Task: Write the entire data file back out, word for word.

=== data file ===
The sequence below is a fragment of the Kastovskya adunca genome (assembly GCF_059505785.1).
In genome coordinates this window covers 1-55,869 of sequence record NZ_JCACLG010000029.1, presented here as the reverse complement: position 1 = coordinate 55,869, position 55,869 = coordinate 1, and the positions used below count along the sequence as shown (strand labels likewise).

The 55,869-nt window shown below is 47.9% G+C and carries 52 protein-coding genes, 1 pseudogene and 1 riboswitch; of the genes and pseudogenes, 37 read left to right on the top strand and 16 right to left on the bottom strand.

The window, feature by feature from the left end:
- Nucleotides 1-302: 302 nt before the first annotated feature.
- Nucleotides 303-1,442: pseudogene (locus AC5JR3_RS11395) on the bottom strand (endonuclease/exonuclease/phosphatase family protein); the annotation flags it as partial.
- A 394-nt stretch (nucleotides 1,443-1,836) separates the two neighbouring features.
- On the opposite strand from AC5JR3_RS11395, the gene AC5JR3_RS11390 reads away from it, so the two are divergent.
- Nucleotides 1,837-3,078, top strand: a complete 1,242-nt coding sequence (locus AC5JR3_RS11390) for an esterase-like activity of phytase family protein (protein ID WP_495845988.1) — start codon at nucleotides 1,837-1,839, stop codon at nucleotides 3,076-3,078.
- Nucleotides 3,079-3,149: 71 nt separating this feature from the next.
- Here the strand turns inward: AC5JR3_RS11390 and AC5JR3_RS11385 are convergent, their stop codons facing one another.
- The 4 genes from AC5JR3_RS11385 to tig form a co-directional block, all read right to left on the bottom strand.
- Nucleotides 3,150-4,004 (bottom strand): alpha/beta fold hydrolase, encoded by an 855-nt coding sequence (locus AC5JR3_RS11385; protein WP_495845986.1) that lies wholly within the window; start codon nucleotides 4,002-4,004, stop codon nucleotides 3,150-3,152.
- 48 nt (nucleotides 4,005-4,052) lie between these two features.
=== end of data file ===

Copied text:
The sequence below is a fragment of the Kastovskya adunca genome (assembly GCF_059505785.1).
In genome coordinates this window covers 1-55,869 of sequence record NZ_JCACLG010000029.1, presented here as the reverse complement: position 1 = coordinate 55,869, position 55,869 = coordinate 1, and the positions used below count along the sequence as shown (strand labels likewise).

The 55,869-nt window shown below is 47.9% G+C and carries 52 protein-coding genes, 1 pseudogene and 1 riboswitch; of the genes and pseudogenes, 37 read left to right on the top strand and 16 right to left on the bottom strand.

The window, feature by feature from the left end:
- Nucleotides 1-302: 302 nt before the first annotated feature.
- Nucleotides 303-1,442: pseudogene (locus AC5JR3_RS11395) on the bottom strand (endonuclease/exonuclease/phosphatase family protein); the annotation flags it as partial.
- A 394-nt stretch (nucleotides 1,443-1,836) separates the two neighbouring features.
- On the opposite strand from AC5JR3_RS11395, the gene AC5JR3_RS11390 reads away from it, so the two are divergent.
- Nucleotides 1,837-3,078, top strand: a complete 1,242-nt coding sequence (locus AC5JR3_RS11390) for an esterase-like activity of phytase family protein (protein ID WP_495845988.1) — start codon at nucleotides 1,837-1,839, stop codon at nucleotides 3,076-3,078.
- Nucleotides 3,079-3,149: 71 nt separating this feature from the next.
- Here the strand turns inward: AC5JR3_RS11390 and AC5JR3_RS11385 are convergent, their stop codons facing one another.
- The 4 genes from AC5JR3_RS11385 to tig form a co-directional block, all read right to left on the bottom strand.
- Nucleotides 3,150-4,004 (bottom strand): alpha/beta fold hydrolase, encoded by an 855-nt coding sequence (locus AC5JR3_RS11385; protein WP_495845986.1) that lies wholly within the window; start codon nucleotides 4,002-4,004, stop codon nucleotides 3,150-3,152.
- 48 nt (nucleotides 4,005-4,052) lie between these two features.